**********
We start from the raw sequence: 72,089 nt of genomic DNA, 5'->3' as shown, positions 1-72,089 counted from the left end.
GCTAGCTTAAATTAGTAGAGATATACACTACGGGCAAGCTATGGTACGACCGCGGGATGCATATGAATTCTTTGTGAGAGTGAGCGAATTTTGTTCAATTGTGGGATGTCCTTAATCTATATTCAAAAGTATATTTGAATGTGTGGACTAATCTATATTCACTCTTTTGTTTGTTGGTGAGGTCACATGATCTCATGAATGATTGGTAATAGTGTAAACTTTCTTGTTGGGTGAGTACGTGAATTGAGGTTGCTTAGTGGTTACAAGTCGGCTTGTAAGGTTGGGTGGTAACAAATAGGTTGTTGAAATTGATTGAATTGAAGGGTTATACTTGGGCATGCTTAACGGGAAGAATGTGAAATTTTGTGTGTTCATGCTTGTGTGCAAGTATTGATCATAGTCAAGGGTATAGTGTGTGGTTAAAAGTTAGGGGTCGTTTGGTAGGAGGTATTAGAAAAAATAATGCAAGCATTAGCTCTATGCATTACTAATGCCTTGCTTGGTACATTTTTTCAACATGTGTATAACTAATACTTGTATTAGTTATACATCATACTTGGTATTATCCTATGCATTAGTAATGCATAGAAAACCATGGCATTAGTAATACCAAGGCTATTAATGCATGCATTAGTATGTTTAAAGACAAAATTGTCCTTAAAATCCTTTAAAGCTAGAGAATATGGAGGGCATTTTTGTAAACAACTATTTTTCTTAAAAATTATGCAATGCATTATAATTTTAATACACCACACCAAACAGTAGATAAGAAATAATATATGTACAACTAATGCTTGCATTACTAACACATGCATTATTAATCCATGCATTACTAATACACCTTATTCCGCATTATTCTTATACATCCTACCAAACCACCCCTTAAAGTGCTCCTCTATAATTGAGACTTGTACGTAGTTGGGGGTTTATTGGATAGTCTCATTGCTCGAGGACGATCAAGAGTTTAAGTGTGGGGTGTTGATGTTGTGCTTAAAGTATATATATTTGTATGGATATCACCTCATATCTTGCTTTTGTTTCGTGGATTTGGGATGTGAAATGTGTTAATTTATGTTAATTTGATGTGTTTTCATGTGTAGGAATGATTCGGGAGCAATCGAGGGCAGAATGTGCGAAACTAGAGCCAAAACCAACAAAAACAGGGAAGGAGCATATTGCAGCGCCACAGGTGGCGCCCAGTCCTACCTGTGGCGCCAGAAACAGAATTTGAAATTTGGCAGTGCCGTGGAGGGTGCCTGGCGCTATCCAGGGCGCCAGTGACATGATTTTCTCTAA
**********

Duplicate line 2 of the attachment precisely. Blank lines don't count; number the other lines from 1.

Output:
GCTAGCTTAAATTAGTAGAGATATACACTACGGGCAAGCTATGGTACGACCGCGGGATGCATATGAATTCTTTGTGAGAGTGAGCGAATTTTGTTCAATTGTGGGATGTCCTTAATCTATATTCAAAAGTATATTTGAATGTGTGGACTAATCTATATTCACTCTTTTGTTTGTTGGTGAGGTCACATGATCTCATGAATGATTGGTAATAGTGTAAACTTTCTTGTTGGGTGAGTACGTGAATTGAGGTTGCTTAGTGGTTACAAGTCGGCTTGTAAGGTTGGGTGGTAACAAATAGGTTGTTGAAATTGATTGAATTGAAGGGTTATACTTGGGCATGCTTAACGGGAAGAATGTGAAATTTTGTGTGTTCATGCTTGTGTGCAAGTATTGATCATAGTCAAGGGTATAGTGTGTGGTTAAAAGTTAGGGGTCGTTTGGTAGGAGGTATTAGAAAAAATAATGCAAGCATTAGCTCTATGCATTACTAATGCCTTGCTTGGTACATTTTTTCAACATGTGTATAACTAATACTTGTATTAGTTATACATCATACTTGGTATTATCCTATGCATTAGTAATGCATAGAAAACCATGGCATTAGTAATACCAAGGCTATTAATGCATGCATTAGTATGTTTAAAGACAAAATTGTCCTTAAAATCCTTTAAAGCTAGAGAATATGGAGGGCATTTTTGTAAACAACTATTTTTCTTAAAAATTATGCAATGCATTATAATTTTAATACACCACACCAAACAGTAGATAAGAAATAATATATGTACAACTAATGCTTGCATTACTAACACATGCATTATTAATCCATGCATTACTAATACACCTTATTCCGCATTATTCTTATACATCCTACCAAACCACCCCTTAAAGTGCTCCTCTATAATTGAGACTTGTACGTAGTTGGGGGTTTATTGGATAGTCTCATTGCTCGAGGACGATCAAGAGTTTAAGTGTGGGGTGTTGATGTTGTGCTTAAAGTATATATATTTGTATGGATATCACCTCATATCTTGCTTTTGTTTCGTGGATTTGGGATGTGAAATGTGTTAATTTATGTTAATTTGATGTGTTTTCATGTGTAGGAATGATTCGGGAGCAATCGAGGGCAGAATGTGCGAAACTAGAGCCAAAACCAACAAAAACAGGGAAGGAGCATATTGCAGCGCCACAGGTGGCGCCCAGTCCTACCTGTGGCGCCAGAAACAGAATTTGAAATTTGGCAGTGCCGTGGAGGGTGCCTGGCGCTATCCAGGGCGCCAGTGACATGATTTTCTCTAA